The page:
Use this URL to cite or link to this record in EThOS: https://ethos.bl.uk/OrderDetails.do?uin=uk.bl.ethos.796308
Title: The inter-war depression in British India : aspects of its economic and social impact, 1929-36
Author: Collins, Patricia Sarah
Awarding Body: University of Glasgow
Current Institution: University of Glasgow
Date of Award: 1989
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Abstract:
During the last decade there have been several new works on the impact of the 1929 depression on the Indian economy, but most have concentrated on single provinces or single sectors of the economy. This study aims to synthesise the trends discussed elsewhere at provincial level in an analysis of the slump at an All-India level, though the great diversity of agrarian conditions has necessitated a focus on one, hitherto neglected, province. It studies the tensions created by the sudden impact of a short-term downturn and the longterm structural change in the Indian economy between the wars. Several major conclusions emerge from this study. Firstly, that India withdrew from the international economy, partly through higher tariffs protecting the domestic market and partly the increasing uncompetitiveness of Indian exports, particularly after the devaluation of the yen in December 1931. This trend was to continue through the 1930s. For the first time, this study has disaggregated Burma from the Indian trade statistics, which has shown that British trade to India, prior to the slump was of greater magnitude than suggested by traditional studies. This explains the aggressive reaction of British exporters in the early 1930s to the threat posed by the loss of trade to India. Removal of Burma from the trade statistics also demonstrates more clearly the tendency of India towards disengagement from world trade, especially its traditional intra-Asian trade. This had major implications not only for the Indian economy but for India's partners within the Asian bloc, mostly Java. Secondly, a study of the process of commercialisation within the backward province of Bihar and Orissa has provided an addition to earlier work on those provinces more highly integrated into the global economy such as Bengal and the Punjab. This has revealed the importance of the extension of the road network in the establishment of a provincial market and the continuation of the process of commercialisation despite falling rural incomes arid a reduction of cash credit. The study of rural Bihar has shown also that by reducing land values, the depression pushed investment from rural to urban-industrial areas. Prior to the slump land values were increasing because of pressure on land created by a rapidly growing population. The collapse of prices of agricultural produce from 1929 abruptly halted the rise in land values due to an increase in rent defaults. Thus, the traditional investment in land became unprofitable and new investment opportunities had to be found. This new capital provided a basis for the rise during the slump of import-substitution industries managed both by traditional European and new Indian agencies. Much has been written about the rise of indigenous business groups, but the early 1930s also witnessed the advent of multinational companies such as Imperial Chemicals and Dunlop anxious to establish plant within the shelter of the high Indian tariff. The growing strength of the Indian entrepreneurial classes was marked by increasing competition between Indian firms, particularly notable in an east-west split of financial interest groups. The role of the Government of India has been assessed, especially its relationship with the British authorities. The action of the British Government during the Indian financial crisis of 1931 could be regarded as an attempt to re-impose imperial control over India. However, it was for purely financial rather than political reasons. This is seen in the economic results of the British action, gold outflows from India which rendered the United Kingdom debtor and the curtailment of British trade to India, which weakened the economic rationale of a British presence in India and so paved the way for decolonisation. The attempts by the Government of India to deal with the crisis were ad hoc and unsatisfactory. There was no major re-orientation of government policy. A comparision with the Government of Argentina, rather than the usual one with Japan, however, suggests that even if an independent Nationalist Government had been in power during the depression the general underdevelopment of the Indian economy would have constrained the abilities of the authorities to promote a more rapid recovery.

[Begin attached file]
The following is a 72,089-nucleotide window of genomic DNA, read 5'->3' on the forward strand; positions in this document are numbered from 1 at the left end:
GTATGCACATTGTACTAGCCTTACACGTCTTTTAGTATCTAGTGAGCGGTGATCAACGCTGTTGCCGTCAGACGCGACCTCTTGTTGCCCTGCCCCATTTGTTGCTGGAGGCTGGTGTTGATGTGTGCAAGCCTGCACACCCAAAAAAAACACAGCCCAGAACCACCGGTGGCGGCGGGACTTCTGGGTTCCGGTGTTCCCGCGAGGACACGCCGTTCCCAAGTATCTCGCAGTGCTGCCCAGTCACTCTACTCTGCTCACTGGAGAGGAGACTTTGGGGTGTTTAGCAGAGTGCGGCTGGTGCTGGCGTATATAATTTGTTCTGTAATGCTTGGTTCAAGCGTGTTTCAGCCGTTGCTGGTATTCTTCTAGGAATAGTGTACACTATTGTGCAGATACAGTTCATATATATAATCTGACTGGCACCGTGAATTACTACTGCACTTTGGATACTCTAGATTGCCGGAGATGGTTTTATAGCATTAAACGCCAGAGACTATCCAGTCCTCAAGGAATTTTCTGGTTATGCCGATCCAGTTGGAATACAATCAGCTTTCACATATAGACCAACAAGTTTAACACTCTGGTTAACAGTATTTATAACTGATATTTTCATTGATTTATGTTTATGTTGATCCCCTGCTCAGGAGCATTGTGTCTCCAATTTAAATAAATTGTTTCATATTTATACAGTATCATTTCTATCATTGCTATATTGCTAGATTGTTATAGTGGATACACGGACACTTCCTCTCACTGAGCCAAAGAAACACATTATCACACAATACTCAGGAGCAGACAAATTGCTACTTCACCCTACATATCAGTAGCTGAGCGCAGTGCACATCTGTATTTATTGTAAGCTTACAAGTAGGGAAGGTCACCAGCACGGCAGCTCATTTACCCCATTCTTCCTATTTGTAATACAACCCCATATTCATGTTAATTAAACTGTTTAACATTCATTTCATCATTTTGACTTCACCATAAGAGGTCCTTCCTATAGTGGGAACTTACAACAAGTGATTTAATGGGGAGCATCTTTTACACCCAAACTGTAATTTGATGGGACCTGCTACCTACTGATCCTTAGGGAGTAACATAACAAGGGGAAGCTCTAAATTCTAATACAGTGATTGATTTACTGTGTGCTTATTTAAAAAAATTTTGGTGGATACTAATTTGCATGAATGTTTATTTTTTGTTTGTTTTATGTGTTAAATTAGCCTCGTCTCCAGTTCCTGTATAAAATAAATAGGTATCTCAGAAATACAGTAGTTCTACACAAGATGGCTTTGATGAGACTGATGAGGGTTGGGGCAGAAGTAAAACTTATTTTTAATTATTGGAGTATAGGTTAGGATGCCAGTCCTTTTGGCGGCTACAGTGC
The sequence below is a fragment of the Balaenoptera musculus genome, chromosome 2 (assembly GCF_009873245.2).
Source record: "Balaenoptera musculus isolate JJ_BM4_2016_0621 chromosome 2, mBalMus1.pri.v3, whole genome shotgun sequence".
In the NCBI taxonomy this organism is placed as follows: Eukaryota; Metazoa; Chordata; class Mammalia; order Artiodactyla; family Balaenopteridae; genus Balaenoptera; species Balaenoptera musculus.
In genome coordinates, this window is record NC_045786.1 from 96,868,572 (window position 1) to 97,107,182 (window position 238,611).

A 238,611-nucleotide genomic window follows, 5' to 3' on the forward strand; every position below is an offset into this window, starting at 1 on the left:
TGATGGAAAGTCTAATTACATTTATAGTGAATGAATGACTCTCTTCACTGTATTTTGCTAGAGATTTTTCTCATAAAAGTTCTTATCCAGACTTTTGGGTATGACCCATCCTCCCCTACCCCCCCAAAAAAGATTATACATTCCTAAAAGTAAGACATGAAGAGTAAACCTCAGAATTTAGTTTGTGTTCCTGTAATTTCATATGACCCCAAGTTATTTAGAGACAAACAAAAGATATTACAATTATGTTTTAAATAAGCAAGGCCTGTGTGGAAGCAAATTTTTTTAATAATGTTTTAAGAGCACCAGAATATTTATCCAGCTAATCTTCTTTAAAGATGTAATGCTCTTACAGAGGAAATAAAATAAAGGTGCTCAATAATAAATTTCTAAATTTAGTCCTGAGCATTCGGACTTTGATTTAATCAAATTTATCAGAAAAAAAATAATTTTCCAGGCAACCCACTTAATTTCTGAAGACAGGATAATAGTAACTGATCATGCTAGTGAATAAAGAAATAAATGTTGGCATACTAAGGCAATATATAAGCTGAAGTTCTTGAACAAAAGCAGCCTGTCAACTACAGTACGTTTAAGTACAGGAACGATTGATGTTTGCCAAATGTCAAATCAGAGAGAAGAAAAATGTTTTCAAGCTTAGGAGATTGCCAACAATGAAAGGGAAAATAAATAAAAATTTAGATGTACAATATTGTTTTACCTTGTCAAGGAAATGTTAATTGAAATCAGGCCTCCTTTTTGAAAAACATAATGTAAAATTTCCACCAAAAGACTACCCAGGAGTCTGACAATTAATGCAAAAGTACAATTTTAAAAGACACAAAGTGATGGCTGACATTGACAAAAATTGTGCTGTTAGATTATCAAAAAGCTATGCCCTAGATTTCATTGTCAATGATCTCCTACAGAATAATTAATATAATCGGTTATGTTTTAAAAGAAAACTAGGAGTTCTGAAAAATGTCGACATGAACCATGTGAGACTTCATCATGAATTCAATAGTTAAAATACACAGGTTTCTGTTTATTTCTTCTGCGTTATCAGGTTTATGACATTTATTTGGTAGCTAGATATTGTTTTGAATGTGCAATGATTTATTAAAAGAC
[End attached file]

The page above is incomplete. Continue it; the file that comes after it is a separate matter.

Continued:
Supervisor: Not available Sponsor: Not available
Qualification Name: Thesis (Ph.D.) Qualification Level: Doctoral
EThOS ID: uk.bl.ethos.796308  DOI: Not available
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